Obedience in the Labor Market and Social Mobility: A Socio-Economic Approach
This paper presents an analysis of what types of values, especially in regards to obedience vs. independence, families impart to their children and how these values interact with social mobility. In the model, obedience is a useful characteristic for employers, especially when wages are low, because independent workers require more incentives (when wages are high, these incentives are automatic). Hence, in low-wage environments, low-income families will impart values of obedience to their children to prevent disadvantaging them in the labor market. To the extent that independence is useful for entrepreneurial activities, this then depresses their social mobility. High-income and privileged parents, on the other hand, always impart values of independence, since they expect that their children can enter into higher-income entrepreneurial (or managerial) activities thanks to their family resources and privileges. I also discuss how political activity can be hampered when labor market incentives encourage greater obedience and how this can generate multiple steady states with different patterns of social hierarchy and mobility.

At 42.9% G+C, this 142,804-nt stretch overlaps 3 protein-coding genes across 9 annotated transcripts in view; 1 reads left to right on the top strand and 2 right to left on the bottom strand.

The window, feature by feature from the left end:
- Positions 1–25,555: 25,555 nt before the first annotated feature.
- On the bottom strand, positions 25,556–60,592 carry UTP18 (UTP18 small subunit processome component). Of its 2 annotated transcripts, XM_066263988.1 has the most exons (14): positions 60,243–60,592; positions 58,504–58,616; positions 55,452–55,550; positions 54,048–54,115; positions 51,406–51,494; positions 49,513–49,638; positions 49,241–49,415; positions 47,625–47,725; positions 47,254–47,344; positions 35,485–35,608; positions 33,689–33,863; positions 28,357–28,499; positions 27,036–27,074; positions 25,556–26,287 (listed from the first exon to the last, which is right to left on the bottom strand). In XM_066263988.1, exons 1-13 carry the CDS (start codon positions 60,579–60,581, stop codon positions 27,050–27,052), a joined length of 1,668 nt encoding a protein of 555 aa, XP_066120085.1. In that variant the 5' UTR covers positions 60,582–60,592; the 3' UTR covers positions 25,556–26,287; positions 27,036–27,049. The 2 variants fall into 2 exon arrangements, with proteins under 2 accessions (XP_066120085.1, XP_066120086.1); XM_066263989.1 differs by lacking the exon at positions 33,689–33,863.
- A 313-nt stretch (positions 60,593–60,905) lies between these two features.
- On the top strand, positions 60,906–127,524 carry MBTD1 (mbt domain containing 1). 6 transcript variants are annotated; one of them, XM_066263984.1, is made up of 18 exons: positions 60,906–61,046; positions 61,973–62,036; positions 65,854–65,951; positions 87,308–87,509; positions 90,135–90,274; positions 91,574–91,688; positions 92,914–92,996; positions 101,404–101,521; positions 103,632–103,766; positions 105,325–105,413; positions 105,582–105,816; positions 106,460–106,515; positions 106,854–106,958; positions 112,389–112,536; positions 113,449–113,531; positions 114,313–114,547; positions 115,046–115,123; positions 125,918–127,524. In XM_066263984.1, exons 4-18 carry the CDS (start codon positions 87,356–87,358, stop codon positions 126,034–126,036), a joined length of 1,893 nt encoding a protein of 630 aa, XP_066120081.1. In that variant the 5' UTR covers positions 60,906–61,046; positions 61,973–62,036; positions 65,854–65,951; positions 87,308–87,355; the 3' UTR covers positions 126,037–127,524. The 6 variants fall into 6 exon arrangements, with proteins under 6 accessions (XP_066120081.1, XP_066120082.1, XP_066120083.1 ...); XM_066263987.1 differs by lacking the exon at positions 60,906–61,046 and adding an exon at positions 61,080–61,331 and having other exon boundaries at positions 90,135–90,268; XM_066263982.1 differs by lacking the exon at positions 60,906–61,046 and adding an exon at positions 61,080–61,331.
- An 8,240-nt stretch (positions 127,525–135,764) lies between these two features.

Prepared for the Economica Centenary Conference. I thank participants at the conference and Jim Robinson for comments and suggestions. I am grateful to Lauren Fahey, Hyunjin Kim, Carlos Molina, Pascual Restrepo and John Sturm for spectacular research assistance. The views expressed herein are those of the author and do not necessarily reflect the views of the National Bureau of Economic Research.
Daron Acemoglu, 2022. "Obedience in the Labour Market and Social Mobility: A Socioeconomic Approach," Economica, London School of Economics and Political Science, vol. 89(S1), pages 2-37, June. citation courtesy of